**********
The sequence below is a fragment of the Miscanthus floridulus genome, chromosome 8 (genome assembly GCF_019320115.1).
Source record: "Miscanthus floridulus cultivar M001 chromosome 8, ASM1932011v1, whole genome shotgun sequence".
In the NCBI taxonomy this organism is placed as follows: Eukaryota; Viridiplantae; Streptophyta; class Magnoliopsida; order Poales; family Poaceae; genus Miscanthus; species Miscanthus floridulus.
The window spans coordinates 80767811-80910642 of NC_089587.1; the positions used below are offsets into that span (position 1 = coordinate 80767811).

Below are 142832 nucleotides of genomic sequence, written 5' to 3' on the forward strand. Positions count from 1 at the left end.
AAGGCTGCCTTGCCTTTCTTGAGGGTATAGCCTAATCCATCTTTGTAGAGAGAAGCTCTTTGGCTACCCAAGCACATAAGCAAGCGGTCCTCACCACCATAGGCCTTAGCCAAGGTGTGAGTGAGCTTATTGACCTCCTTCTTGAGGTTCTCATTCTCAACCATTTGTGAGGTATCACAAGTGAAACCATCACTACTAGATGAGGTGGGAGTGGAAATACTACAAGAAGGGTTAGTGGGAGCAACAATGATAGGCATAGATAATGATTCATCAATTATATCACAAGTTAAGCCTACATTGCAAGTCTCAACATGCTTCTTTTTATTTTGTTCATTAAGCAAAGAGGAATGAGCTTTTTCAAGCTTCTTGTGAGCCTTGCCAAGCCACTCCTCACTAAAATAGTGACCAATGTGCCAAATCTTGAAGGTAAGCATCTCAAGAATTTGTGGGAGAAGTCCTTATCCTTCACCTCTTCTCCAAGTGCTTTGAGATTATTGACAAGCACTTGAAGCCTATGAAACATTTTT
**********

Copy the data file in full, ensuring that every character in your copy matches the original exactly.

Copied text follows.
The sequence below is a fragment of the Miscanthus floridulus genome, chromosome 8 (genome assembly GCF_019320115.1).
Source record: "Miscanthus floridulus cultivar M001 chromosome 8, ASM1932011v1, whole genome shotgun sequence".
In the NCBI taxonomy this organism is placed as follows: Eukaryota; Viridiplantae; Streptophyta; class Magnoliopsida; order Poales; family Poaceae; genus Miscanthus; species Miscanthus floridulus.
The window spans coordinates 80767811-80910642 of NC_089587.1; the positions used below are offsets into that span (position 1 = coordinate 80767811).

Below are 142832 nucleotides of genomic sequence, written 5' to 3' on the forward strand. Positions count from 1 at the left end.
AAGGCTGCCTTGCCTTTCTTGAGGGTATAGCCTAATCCATCTTTGTAGAGAGAAGCTCTTTGGCTACCCAAGCACATAAGCAAGCGGTCCTCACCACCATAGGCCTTAGCCAAGGTGTGAGTGAGCTTATTGACCTCCTTCTTGAGGTTCTCATTCTCAACCATTTGTGAGGTATCACAAGTGAAACCATCACTACTAGATGAGGTGGGAGTGGAAATACTACAAGAAGGGTTAGTGGGAGCAACAATGATAGGCATAGATAATGATTCATCAATTATATCACAAGTTAAGCCTACATTGCAAGTCTCAACATGCTTCTTTTTATTTTGTTCATTAAGCAAAGAGGAATGAGCTTTTTCAAGCTTCTTGTGAGCCTTGCCAAGCCACTCCTCACTAAAATAGTGACCAATGTGCCAAATCTTGAAGGTAAGCATCTCAAGAATTTGTGGGAGAAGTCCTTATCCTTCACCTCTTCTCCAAGTGCTTTGAGATTATTGACAAGCACTTGAAGCCTATGAAACATTTTT